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About Pastor Dan

Friday, June 04, 2004

Why I am a liberal: Our church participates in a meal program at the local soup kitchen. Every six weeks, on a Tuesday morning, we provide lunch with food donated by local citizens. Sometimes, the food is given away by the local supermarkets. Because of that, there is never a shortage of dessert. Any cakes, cookies or pies they haven't been able to sell--and that's usually a lot--wind up at the food pantry.

My job is to greet the people as they come through the line. I wouldn't have expected it, but you do get to know people, and they remember you too.

I talked to a guy today who seemed a bit out of it, so I asked him if he was okay. He was fine, it turned out. He was just taking an anti-psychotic medication that made him tired. As I watched him move on down the line, I noticed his telltale shuffle.

So it goes: behind him was a guy with developmental issues, and behind him was an older gentleman who lives in subsidized housing nearby. Granted, this is a fairly small town (10-15,000) but it does get to be sad, watching how poorly our social safety net is constructed. We have a few people who come to us because of drug or alcohol problems, I'm sure, a few who are truly shiftless.

But by and large, these are not homeless folks. Most of them live on some form of disability or other assistance; a smaller number are seasonally out of work (common in such a rural area). They have to stretch their resources by coming down to the lunch. Otherwise, they just might not eat.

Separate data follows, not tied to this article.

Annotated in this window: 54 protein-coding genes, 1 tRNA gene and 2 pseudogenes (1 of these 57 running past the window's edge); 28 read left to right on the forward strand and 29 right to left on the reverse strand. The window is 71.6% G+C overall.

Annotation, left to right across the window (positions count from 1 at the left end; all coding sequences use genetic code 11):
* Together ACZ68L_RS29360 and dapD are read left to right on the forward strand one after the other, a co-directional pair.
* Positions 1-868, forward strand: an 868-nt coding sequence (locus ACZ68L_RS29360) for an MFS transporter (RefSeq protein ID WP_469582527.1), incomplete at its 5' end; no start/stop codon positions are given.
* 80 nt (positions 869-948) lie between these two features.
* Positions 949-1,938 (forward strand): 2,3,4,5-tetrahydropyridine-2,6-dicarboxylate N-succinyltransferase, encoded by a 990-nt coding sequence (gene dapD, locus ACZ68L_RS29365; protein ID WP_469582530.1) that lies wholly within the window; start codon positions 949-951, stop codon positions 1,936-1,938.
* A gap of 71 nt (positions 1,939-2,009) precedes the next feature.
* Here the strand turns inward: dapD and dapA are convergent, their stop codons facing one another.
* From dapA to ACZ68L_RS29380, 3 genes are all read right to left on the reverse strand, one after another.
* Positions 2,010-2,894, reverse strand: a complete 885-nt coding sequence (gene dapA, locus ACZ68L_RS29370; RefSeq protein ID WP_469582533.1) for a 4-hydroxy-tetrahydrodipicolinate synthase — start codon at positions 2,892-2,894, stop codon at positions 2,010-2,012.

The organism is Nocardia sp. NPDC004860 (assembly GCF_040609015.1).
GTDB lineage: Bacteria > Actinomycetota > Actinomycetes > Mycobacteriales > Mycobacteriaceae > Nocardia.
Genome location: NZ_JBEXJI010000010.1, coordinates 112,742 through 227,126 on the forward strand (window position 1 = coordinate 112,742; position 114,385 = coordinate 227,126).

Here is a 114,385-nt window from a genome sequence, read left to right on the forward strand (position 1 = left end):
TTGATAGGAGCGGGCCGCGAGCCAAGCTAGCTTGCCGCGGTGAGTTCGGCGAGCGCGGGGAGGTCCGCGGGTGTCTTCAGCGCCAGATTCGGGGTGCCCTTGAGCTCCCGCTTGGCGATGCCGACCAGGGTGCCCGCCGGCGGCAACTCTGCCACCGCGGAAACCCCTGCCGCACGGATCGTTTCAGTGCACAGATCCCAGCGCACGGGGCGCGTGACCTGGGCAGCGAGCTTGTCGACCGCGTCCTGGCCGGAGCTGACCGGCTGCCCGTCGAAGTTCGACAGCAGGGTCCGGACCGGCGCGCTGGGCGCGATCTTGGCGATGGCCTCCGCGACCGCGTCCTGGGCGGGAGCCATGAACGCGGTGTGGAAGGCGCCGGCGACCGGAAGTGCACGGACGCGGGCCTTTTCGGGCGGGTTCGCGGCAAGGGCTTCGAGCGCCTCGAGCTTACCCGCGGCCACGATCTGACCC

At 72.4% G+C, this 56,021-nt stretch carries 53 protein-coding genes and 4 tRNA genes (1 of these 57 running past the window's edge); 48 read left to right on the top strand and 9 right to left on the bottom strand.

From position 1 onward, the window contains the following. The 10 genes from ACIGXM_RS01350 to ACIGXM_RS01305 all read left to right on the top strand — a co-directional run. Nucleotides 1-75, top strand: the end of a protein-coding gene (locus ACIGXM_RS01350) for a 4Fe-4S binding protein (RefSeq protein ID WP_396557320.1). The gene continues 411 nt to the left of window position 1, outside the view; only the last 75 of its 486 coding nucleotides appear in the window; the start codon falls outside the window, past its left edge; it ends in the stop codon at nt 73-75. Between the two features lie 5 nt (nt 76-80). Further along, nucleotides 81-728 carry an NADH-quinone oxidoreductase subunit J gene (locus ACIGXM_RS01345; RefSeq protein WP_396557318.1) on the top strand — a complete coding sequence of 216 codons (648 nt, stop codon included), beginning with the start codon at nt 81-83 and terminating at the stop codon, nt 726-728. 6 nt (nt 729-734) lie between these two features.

Today I met the sweetest two- or three-year old you'd ever want to see, riding on her daddy's shoulders while Mom was getting the family trays of potatoes and sauerkraut. I asked her if she wanted some cake, and she said "Yeah" in that definite way only little children can manage. And I just thought: God bless this family. I hope they can stay together, and I hope this little girl doesn't have to struggle like her parents seem to be struggling.

It's not that I'm a bleeding heart.

Wait. Actually, I am a bleeding heart.

It's not that I think government is the answer, necessarily. It's just that I look at how lucky I am, how much money and surplus food is floating around out there, and how dire some of these people's situations are. And I have to ask myself, why can't we take better care of them?

We served 168 people today, a source of perverse pride, if you stop to think about it. We did right by these folks, but the fact remains that this is only one lunch on one day. The community serves lunch every day of the year, and is thinking about expanding to two meals a day. The same is true for the town I live in: you can get breakfast, lunch and dinner in a church basement every single day. On the one hand, it's fantastic that our little city has the resources to provide so generously. On the other hand, it's kinda depressing to realize that there's a need for these kinds of services.

And that, my friends, is why I am a liberal: because I believe that people can make a difference, and because I believe there is a need for difference to be made.

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